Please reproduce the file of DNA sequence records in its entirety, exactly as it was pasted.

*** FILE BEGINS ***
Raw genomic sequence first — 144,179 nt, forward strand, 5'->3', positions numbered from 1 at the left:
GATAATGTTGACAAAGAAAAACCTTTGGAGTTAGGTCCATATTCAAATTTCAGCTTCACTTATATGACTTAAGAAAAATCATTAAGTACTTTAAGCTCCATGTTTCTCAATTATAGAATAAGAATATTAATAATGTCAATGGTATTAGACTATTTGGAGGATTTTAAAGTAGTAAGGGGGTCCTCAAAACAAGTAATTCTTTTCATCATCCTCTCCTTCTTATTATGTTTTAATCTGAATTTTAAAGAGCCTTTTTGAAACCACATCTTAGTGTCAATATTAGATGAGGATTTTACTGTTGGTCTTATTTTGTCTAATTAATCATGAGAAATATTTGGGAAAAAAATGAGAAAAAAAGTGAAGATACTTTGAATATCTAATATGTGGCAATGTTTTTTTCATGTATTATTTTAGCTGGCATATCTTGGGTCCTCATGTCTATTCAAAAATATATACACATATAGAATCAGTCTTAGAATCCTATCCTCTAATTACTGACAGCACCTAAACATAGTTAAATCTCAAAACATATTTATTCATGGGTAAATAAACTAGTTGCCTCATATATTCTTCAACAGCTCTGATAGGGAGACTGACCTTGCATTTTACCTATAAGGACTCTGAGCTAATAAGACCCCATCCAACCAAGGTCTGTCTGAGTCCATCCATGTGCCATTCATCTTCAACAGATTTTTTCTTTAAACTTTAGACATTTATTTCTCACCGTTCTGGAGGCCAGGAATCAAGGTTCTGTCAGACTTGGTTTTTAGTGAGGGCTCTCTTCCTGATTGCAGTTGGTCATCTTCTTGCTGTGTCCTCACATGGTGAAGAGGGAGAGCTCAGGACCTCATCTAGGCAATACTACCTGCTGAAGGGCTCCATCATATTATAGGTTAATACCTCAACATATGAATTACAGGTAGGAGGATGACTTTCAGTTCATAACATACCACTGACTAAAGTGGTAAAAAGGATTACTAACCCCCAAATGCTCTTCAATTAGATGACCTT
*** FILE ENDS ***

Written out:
Raw genomic sequence first — 144,179 nt, forward strand, 5'->3', positions numbered from 1 at the left:
GATAATGTTGACAAAGAAAAACCTTTGGAGTTAGGTCCATATTCAAATTTCAGCTTCACTTATATGACTTAAGAAAAATCATTAAGTACTTTAAGCTCCATGTTTCTCAATTATAGAATAAGAATATTAATAATGTCAATGGTATTAGACTATTTGGAGGATTTTAAAGTAGTAAGGGGGTCCTCAAAACAAGTAATTCTTTTCATCATCCTCTCCTTCTTATTATGTTTTAATCTGAATTTTAAAGAGCCTTTTTGAAACCACATCTTAGTGTCAATATTAGATGAGGATTTTACTGTTGGTCTTATTTTGTCTAATTAATCATGAGAAATATTTGGGAAAAAAATGAGAAAAAAAGTGAAGATACTTTGAATATCTAATATGTGGCAATGTTTTTTTCATGTATTATTTTAGCTGGCATATCTTGGGTCCTCATGTCTATTCAAAAATATATACACATATAGAATCAGTCTTAGAATCCTATCCTCTAATTACTGACAGCACCTAAACATAGTTAAATCTCAAAACATATTTATTCATGGGTAAATAAACTAGTTGCCTCATATATTCTTCAACAGCTCTGATAGGGAGACTGACCTTGCATTTTACCTATAAGGACTCTGAGCTAATAAGACCCCATCCAACCAAGGTCTGTCTGAGTCCATCCATGTGCCATTCATCTTCAACAGATTTTTTCTTTAAACTTTAGACATTTATTTCTCACCGTTCTGGAGGCCAGGAATCAAGGTTCTGTCAGACTTGGTTTTTAGTGAGGGCTCTCTTCCTGATTGCAGTTGGTCATCTTCTTGCTGTGTCCTCACATGGTGAAGAGGGAGAGCTCAGGACCTCATCTAGGCAATACTACCTGCTGAAGGGCTCCATCATATTATAGGTTAATACCTCAACATATGAATTACAGGTAGGAGGATGACTTTCAGTTCATAACATACCACTGACTAAAGTGGTAAAAAGGATTACTAACCCCCAAATGCTCTTCAATTAGATGACCTT